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Rents rise well below inflation, new figures show

Rent increases in the third quarter of 2019, as released by The Deposit Protection Service (The DPS) Rent Index, reveal growth significantly below the level of inflation.

According to the data from The DPS, one of three government-backed deposit protection schemes, average UK rents rose between July and September by £7, or 0.91%, to £778 per calendar month (pcm), failing to keep pace with inflation of 1.9% during the period. 

Average rents rose across most of the UK, with regions outside London averaging £676pcm, which is a marginal uplift of £3, or 0.5%, on Q2 2019. 


Yorkshire and The Humber saw the largest increase of £19, or 3.6%, to £552pcm since the previous quarter. 

The East Midlands and West Midlands experienced the only falls in England during Q3 2019: down £13, or -2.17, to £578pcm and £1, or -0.19%, to £620pcm, respectively.

The North East was the cheapest place in the UK to rent property at £526pcm during Q3 2019 with a modest £3, or 0.65% increase, during the period.

“Average rents in the third quarter of 2019 did not keep up with inflation, as they did in Q2 2019. This suggests rental values in the UK are regulating themselves against inflation,” said Matt Trevett, managing director of The DPS.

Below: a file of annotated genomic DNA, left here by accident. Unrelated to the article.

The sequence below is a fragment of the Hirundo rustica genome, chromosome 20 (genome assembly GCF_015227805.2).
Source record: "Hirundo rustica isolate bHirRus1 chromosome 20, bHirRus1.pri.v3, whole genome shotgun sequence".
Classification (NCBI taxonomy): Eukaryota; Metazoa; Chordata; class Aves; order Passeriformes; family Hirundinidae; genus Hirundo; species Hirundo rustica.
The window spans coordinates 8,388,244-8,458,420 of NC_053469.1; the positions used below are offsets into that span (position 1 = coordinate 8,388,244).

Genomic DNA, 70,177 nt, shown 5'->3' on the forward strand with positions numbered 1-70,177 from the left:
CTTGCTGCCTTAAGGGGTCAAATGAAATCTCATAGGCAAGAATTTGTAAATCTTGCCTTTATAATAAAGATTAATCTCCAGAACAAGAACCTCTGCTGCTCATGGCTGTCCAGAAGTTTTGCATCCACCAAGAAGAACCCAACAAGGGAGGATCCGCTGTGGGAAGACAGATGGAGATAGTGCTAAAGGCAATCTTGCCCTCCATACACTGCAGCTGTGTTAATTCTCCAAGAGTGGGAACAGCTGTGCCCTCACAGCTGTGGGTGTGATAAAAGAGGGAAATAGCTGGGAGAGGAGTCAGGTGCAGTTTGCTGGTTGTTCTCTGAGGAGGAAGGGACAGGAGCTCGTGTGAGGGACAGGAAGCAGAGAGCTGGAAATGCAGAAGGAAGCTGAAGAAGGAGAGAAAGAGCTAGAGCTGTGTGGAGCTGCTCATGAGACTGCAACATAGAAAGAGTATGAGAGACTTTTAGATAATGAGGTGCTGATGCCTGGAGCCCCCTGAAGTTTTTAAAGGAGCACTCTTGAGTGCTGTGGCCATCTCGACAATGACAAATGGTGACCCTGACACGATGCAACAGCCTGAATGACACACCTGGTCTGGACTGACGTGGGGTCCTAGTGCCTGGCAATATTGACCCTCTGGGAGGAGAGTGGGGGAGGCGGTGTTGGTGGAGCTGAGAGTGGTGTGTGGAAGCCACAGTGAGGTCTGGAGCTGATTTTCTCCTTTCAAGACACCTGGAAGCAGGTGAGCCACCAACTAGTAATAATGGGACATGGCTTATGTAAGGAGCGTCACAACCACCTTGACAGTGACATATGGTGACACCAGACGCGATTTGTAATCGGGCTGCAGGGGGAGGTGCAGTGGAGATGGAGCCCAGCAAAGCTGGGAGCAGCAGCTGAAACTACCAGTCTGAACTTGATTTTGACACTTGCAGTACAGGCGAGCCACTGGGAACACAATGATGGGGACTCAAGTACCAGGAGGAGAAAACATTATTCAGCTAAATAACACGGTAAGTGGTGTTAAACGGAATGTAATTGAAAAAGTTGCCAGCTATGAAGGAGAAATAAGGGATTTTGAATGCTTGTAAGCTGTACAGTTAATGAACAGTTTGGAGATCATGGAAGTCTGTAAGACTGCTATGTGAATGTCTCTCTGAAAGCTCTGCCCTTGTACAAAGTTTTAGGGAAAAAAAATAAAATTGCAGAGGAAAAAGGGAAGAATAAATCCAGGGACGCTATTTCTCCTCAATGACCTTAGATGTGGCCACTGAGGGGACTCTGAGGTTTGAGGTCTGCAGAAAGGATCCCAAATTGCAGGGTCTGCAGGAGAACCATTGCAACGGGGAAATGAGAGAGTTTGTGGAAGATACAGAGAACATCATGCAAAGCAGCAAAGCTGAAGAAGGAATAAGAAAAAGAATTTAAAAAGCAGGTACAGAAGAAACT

Looking at the figures on an annual basis, terraced and semi-detached properties in Q3 2019 experienced above-inflation growth of more than 4% in average rent rises when compared with Q3 2018, while rent increases for flats and detached properties were below inflation, at 1.36% and 0.8% respectively, during the corresponding period. 

London unsurprisingly remains the most expensive rental region in the UK, with the largest year-on-year growth of £43, or 3.34%, and an average rent of £1,333pcm.

Scotland and Wales are the only regions to experience year-on-year as well as quarter-on-quarter rent decreases, with Scotland’s rents falling by £6, or -1.02%, to £619pcm, while Wales saw rents drop by £8, or -1.43%, to £578pcm. 

On average, people in the UK spend 32% of their wages on rent, according to The DPS.


Average rent in Q3 2019

Change since Q2 2019

% change since Q2 2019





South East




South West








East Midlands




West Midlands








North West




North East




















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    This is a non story. Much longer periods need analysed to get the real picture. Scottish rents seem to have gone down £6 in the last quarter, but this is after a 250% rise over the last six years due to SNP anti tenant legislation. Other areas may have similar short term corrections but the longer term trend is upwards.


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